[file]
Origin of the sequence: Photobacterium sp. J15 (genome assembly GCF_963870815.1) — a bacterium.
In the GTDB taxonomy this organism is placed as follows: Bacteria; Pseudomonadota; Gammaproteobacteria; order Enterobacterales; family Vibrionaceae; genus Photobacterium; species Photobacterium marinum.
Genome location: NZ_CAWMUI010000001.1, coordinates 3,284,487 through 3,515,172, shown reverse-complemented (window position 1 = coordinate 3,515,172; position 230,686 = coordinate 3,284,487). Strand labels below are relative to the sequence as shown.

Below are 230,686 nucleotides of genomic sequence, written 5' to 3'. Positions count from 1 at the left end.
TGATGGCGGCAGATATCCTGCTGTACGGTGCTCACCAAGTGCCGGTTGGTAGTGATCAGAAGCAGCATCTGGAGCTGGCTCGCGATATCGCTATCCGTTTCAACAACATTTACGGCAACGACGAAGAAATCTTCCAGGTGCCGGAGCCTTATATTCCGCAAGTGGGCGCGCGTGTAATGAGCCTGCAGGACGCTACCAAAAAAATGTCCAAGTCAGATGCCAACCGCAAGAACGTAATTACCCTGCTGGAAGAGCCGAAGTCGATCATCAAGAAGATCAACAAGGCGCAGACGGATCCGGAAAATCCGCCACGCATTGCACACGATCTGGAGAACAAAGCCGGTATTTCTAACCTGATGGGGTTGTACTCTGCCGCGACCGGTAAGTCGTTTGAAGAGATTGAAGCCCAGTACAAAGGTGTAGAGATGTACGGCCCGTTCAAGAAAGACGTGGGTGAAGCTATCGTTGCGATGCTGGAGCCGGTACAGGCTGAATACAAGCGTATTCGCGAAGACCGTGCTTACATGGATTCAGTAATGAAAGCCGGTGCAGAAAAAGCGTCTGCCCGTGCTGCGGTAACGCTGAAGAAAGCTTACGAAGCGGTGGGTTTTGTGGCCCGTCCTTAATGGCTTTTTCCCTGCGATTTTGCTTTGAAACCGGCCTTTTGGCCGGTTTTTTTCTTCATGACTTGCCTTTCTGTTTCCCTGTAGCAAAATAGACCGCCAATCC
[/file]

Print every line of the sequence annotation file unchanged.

Origin of the sequence: Photobacterium sp. J15 (genome assembly GCF_963870815.1) — a bacterium.
In the GTDB taxonomy this organism is placed as follows: Bacteria; Pseudomonadota; Gammaproteobacteria; order Enterobacterales; family Vibrionaceae; genus Photobacterium; species Photobacterium marinum.
Genome location: NZ_CAWMUI010000001.1, coordinates 3,284,487 through 3,515,172, shown reverse-complemented (window position 1 = coordinate 3,515,172; position 230,686 = coordinate 3,284,487). Strand labels below are relative to the sequence as shown.

Below are 230,686 nucleotides of genomic sequence, written 5' to 3'. Positions count from 1 at the left end.
TGATGGCGGCAGATATCCTGCTGTACGGTGCTCACCAAGTGCCGGTTGGTAGTGATCAGAAGCAGCATCTGGAGCTGGCTCGCGATATCGCTATCCGTTTCAACAACATTTACGGCAACGACGAAGAAATCTTCCAGGTGCCGGAGCCTTATATTCCGCAAGTGGGCGCGCGTGTAATGAGCCTGCAGGACGCTACCAAAAAAATGTCCAAGTCAGATGCCAACCGCAAGAACGTAATTACCCTGCTGGAAGAGCCGAAGTCGATCATCAAGAAGATCAACAAGGCGCAGACGGATCCGGAAAATCCGCCACGCATTGCACACGATCTGGAGAACAAAGCCGGTATTTCTAACCTGATGGGGTTGTACTCTGCCGCGACCGGTAAGTCGTTTGAAGAGATTGAAGCCCAGTACAAAGGTGTAGAGATGTACGGCCCGTTCAAGAAAGACGTGGGTGAAGCTATCGTTGCGATGCTGGAGCCGGTACAGGCTGAATACAAGCGTATTCGCGAAGACCGTGCTTACATGGATTCAGTAATGAAAGCCGGTGCAGAAAAAGCGTCTGCCCGTGCTGCGGTAACGCTGAAGAAAGCTTACGAAGCGGTGGGTTTTGTGGCCCGTCCTTAATGGCTTTTTCCCTGCGATTTTGCTTTGAAACCGGCCTTTTGGCCGGTTTTTTTCTTCATGACTTGCCTTTCTGTTTCCCTGTAGCAAAATAGACCGCCAATCC